According to people who work with an industry working group that the Federal Aviation Administration set up last year to study the use of portable electronics on planes, the agency hopes to announce by the end of this year that it will relax the rules for reading devices during takeoff and landing. The change would not include cellphones.
This is pretty great news if, like me, these days, you rarely read a paper book. I’ve more than once found myself wishing that the new issue of the in-flight magazine was out, as I’ve already read this month’s — and that’s just sad.
But, as Marco Arment comments:
Any progress would be nice, but this is a weird distinction: “reading devices” are OK, but phones aren’t? The huge-phone/small-tablet markets are converging as we speak. Are 5-inch “phablets” considered phones or reading devices?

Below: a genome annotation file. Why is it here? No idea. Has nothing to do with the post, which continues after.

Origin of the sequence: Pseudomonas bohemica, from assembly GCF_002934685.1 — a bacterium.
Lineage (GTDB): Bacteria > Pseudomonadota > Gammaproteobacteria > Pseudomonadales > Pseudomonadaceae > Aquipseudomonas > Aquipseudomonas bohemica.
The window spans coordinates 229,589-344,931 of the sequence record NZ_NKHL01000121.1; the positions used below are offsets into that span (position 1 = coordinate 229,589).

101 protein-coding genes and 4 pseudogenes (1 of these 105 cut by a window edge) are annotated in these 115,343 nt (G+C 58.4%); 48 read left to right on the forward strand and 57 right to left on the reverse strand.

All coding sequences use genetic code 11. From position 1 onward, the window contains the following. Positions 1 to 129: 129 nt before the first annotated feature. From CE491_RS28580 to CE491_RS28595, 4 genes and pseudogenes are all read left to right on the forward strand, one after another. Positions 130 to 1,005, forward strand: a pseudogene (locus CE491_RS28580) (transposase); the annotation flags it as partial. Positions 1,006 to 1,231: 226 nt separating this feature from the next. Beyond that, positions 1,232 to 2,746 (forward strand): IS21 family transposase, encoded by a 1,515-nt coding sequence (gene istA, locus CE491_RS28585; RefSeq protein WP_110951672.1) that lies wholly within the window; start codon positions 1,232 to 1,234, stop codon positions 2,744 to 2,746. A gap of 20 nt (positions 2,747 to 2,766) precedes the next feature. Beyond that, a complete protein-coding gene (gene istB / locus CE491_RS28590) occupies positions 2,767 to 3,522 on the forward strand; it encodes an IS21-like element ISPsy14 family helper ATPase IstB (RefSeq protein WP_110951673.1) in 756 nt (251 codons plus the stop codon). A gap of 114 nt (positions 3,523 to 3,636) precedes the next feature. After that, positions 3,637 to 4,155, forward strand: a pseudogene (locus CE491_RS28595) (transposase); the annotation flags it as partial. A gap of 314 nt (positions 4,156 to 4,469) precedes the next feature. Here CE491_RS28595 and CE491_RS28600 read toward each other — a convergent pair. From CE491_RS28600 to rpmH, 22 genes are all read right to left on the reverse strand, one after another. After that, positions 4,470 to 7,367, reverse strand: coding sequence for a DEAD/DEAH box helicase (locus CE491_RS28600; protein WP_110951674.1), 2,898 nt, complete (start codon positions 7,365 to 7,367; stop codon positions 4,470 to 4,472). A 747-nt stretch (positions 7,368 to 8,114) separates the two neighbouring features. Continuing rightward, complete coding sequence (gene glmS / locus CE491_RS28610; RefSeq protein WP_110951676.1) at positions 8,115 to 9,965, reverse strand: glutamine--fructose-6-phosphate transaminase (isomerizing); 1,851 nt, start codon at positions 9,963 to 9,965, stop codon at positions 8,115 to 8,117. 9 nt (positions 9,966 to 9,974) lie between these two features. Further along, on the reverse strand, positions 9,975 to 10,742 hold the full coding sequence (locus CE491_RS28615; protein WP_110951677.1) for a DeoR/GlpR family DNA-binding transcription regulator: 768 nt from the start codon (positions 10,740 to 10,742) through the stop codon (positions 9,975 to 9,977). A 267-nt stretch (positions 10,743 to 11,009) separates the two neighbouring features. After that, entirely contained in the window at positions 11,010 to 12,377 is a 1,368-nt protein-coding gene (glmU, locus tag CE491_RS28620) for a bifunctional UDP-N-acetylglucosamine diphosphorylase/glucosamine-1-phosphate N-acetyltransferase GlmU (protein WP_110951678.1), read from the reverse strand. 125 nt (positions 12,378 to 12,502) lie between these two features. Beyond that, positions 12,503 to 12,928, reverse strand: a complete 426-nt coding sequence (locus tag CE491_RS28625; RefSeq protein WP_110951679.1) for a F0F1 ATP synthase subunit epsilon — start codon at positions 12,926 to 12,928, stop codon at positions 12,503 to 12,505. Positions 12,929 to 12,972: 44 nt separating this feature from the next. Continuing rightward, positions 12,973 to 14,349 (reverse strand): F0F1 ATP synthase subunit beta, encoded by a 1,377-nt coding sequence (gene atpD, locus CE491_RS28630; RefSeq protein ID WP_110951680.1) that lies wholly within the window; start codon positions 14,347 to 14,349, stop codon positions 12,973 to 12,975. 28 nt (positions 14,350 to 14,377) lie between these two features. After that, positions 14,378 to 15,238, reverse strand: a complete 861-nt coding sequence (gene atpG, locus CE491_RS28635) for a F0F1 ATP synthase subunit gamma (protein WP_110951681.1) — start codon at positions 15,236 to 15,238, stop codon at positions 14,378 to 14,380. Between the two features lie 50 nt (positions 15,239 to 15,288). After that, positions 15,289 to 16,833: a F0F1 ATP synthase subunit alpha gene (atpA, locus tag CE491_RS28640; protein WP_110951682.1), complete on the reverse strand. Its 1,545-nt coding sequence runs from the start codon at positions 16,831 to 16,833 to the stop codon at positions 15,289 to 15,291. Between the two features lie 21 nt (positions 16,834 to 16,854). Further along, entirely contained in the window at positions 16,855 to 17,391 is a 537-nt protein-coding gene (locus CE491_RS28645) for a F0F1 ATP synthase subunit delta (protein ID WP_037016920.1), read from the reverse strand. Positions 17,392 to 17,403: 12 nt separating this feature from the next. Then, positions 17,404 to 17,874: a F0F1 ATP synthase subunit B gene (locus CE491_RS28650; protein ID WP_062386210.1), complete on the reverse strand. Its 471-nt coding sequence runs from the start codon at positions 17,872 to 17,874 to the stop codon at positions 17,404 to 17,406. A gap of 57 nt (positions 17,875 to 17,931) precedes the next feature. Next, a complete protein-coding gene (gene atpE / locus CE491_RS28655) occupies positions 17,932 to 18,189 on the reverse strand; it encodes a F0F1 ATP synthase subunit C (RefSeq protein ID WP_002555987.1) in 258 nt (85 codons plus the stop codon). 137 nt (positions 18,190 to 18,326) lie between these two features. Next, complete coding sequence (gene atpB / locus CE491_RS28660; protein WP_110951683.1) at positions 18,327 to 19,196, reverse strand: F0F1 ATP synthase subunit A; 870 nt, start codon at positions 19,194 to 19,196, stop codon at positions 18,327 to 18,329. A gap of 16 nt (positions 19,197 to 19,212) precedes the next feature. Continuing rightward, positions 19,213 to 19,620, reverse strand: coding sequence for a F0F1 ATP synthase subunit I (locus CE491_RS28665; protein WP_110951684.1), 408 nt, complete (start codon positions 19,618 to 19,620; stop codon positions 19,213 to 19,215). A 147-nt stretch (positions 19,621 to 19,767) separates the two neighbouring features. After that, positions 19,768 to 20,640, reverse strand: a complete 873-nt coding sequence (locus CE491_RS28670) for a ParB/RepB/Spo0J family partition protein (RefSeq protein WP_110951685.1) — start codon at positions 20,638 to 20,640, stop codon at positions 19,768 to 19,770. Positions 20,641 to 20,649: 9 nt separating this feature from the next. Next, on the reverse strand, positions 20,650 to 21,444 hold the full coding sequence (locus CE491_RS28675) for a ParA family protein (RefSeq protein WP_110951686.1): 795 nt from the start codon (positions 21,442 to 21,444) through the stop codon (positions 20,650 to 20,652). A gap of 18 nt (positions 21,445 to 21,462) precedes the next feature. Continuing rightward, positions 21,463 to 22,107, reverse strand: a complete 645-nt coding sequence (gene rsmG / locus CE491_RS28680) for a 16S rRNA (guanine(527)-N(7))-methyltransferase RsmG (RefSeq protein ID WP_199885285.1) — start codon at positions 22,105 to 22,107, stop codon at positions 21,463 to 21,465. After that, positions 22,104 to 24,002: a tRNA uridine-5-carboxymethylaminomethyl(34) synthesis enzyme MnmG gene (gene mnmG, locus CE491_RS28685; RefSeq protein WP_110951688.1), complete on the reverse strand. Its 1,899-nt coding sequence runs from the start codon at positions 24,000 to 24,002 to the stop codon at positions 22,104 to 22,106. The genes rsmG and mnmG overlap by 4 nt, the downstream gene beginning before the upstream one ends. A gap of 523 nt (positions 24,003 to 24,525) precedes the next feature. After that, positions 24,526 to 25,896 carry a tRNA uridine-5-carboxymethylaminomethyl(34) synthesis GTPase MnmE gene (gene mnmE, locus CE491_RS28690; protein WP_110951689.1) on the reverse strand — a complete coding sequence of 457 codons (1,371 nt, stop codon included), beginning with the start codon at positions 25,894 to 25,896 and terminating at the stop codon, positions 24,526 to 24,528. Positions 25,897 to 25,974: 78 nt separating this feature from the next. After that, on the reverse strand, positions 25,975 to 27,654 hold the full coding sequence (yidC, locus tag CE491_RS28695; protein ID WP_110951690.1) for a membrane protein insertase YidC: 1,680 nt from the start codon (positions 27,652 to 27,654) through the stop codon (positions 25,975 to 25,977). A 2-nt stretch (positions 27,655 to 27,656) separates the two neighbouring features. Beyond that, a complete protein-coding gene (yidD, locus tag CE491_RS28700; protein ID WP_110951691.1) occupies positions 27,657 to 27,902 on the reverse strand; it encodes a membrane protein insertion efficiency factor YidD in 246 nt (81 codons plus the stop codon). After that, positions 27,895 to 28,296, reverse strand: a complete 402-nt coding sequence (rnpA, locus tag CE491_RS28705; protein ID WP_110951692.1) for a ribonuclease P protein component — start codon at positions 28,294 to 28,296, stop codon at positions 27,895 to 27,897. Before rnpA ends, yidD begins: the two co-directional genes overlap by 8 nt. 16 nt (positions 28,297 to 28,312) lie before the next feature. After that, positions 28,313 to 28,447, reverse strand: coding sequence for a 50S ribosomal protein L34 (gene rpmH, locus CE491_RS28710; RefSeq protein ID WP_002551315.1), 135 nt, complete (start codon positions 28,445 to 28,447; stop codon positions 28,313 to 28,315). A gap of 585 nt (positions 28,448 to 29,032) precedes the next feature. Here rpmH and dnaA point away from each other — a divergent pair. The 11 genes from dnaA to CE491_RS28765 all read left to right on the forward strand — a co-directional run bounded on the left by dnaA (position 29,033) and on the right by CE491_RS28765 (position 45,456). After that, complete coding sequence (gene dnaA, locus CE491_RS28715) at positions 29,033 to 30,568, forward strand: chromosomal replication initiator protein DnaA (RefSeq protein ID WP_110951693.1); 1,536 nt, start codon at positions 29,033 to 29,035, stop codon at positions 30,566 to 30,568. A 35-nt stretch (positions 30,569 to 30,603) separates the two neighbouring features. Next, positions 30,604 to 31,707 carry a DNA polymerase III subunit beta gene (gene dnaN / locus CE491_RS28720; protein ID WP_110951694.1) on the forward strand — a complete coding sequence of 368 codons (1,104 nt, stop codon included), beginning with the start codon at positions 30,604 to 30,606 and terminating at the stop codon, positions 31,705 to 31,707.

Like everything else to do with air travel nowadays, this is a morass of compromise, incompetence and ponderous bureaucratic machinations.
If you’re legislating for safety, as the FAA ostensibly are, then the only sensible metric to judge by would be how safe the device is and whether the electromagnetic emissions are under acceptable levels. The truth is there isn’t a single phone, computer or tablet made by a major manufacturer that’s likely to cause any interference to aircraft systems. They make ‘em like that.
If you’re legislating to prevent passengers annoying others with phone calls and loud games, then its a much more dangerous and tricky path you’ll tread. What else should you ban, to be logical and just? Whistling? Snoring? Any talking at all? You can’t ban people from being people, and the sad truth is that a large portion of the human race are occasionally offensive. The “fart tube of long pigs” is never going to be up there with the great zen scenarios of your life.
This is all just an ugly pitstop on our inevitable route towards personal jetpacks, of course.
Published on March 25th, 2013